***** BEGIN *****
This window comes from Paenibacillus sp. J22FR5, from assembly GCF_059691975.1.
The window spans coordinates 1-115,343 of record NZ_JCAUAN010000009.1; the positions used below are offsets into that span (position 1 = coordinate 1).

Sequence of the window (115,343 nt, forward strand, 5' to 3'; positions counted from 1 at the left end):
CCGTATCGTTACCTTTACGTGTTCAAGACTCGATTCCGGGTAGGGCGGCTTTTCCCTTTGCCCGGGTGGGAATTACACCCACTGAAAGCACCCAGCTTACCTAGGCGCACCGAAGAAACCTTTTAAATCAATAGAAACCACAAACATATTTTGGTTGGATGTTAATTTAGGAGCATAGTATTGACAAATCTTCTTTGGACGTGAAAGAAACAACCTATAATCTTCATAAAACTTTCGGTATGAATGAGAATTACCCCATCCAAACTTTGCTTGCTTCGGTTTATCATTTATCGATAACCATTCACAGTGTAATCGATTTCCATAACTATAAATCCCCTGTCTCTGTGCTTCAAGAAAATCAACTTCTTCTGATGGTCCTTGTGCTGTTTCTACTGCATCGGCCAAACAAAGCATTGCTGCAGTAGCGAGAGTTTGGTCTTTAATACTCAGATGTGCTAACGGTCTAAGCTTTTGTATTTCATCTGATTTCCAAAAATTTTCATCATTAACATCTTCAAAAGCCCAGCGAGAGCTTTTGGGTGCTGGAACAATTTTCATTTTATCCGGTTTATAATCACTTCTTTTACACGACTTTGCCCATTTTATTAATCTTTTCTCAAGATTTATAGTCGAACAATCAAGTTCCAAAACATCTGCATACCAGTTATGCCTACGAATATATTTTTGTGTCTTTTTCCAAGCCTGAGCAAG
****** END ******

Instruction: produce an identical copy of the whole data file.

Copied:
This window comes from Paenibacillus sp. J22FR5, from assembly GCF_059691975.1.
The window spans coordinates 1-115,343 of record NZ_JCAUAN010000009.1; the positions used below are offsets into that span (position 1 = coordinate 1).

Sequence of the window (115,343 nt, forward strand, 5' to 3'; positions counted from 1 at the left end):
CCGTATCGTTACCTTTACGTGTTCAAGACTCGATTCCGGGTAGGGCGGCTTTTCCCTTTGCCCGGGTGGGAATTACACCCACTGAAAGCACCCAGCTTACCTAGGCGCACCGAAGAAACCTTTTAAATCAATAGAAACCACAAACATATTTTGGTTGGATGTTAATTTAGGAGCATAGTATTGACAAATCTTCTTTGGACGTGAAAGAAACAACCTATAATCTTCATAAAACTTTCGGTATGAATGAGAATTACCCCATCCAAACTTTGCTTGCTTCGGTTTATCATTTATCGATAACCATTCACAGTGTAATCGATTTCCATAACTATAAATCCCCTGTCTCTGTGCTTCAAGAAAATCAACTTCTTCTGATGGTCCTTGTGCTGTTTCTACTGCATCGGCCAAACAAAGCATTGCTGCAGTAGCGAGAGTTTGGTCTTTAATACTCAGATGTGCTAACGGTCTAAGCTTTTGTATTTCATCTGATTTCCAAAAATTTTCATCATTAACATCTTCAAAAGCCCAGCGAGAGCTTTTGGGTGCTGGAACAATTTTCATTTTATCCGGTTTATAATCACTTCTTTTACACGACTTTGCCCATTTTATTAATCTTTTCTCAAGATTTATAGTCGAACAATCAAGTTCCAAAACATCTGCATACCAGTTATGCCTACGAATATATTTTTGTGTCTTTTTCCAAGCCTGAGCAAG